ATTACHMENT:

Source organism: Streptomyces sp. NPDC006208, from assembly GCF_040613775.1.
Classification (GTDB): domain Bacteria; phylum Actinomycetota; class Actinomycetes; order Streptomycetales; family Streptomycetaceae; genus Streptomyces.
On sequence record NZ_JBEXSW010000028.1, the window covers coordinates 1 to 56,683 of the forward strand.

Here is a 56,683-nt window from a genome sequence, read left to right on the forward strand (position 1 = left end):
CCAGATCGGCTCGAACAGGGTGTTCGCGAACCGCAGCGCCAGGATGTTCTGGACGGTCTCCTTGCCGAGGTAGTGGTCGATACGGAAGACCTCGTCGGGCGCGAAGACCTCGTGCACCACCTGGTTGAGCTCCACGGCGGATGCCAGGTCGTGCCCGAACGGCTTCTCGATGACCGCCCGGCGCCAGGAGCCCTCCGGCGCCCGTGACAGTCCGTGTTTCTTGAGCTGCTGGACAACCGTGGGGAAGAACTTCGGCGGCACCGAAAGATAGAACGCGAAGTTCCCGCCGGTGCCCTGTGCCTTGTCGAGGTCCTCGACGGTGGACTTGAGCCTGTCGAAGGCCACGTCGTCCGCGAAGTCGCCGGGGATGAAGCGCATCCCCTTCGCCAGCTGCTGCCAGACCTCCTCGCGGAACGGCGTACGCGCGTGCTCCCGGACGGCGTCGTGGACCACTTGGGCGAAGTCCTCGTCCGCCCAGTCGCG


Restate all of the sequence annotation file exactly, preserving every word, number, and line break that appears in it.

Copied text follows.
Source organism: Streptomyces sp. NPDC006208, from assembly GCF_040613775.1.
Classification (GTDB): domain Bacteria; phylum Actinomycetota; class Actinomycetes; order Streptomycetales; family Streptomycetaceae; genus Streptomyces.
On sequence record NZ_JBEXSW010000028.1, the window covers coordinates 1 to 56,683 of the forward strand.

Here is a 56,683-nt window from a genome sequence, read left to right on the forward strand (position 1 = left end):
CCAGATCGGCTCGAACAGGGTGTTCGCGAACCGCAGCGCCAGGATGTTCTGGACGGTCTCCTTGCCGAGGTAGTGGTCGATACGGAAGACCTCGTCGGGCGCGAAGACCTCGTGCACCACCTGGTTGAGCTCCACGGCGGATGCCAGGTCGTGCCCGAACGGCTTCTCGATGACCGCCCGGCGCCAGGAGCCCTCCGGCGCCCGTGACAGTCCGTGTTTCTTGAGCTGCTGGACAACCGTGGGGAAGAACTTCGGCGGCACCGAAAGATAGAACGCGAAGTTCCCGCCGGTGCCCTGTGCCTTGTCGAGGTCCTCGACGGTGGACTTGAGCCTGTCGAAGGCCACGTCGTCCGCGAAGTCGCCGGGGATGAAGCGCATCCCCTTCGCCAGCTGCTGCCAGACCTCCTCGCGGAACGGCGTACGCGCGTGCTCCCGGACGGCGTCGTGGACCACTTGGGCGAAGTCCTCGTCCGCCCAGTCGCG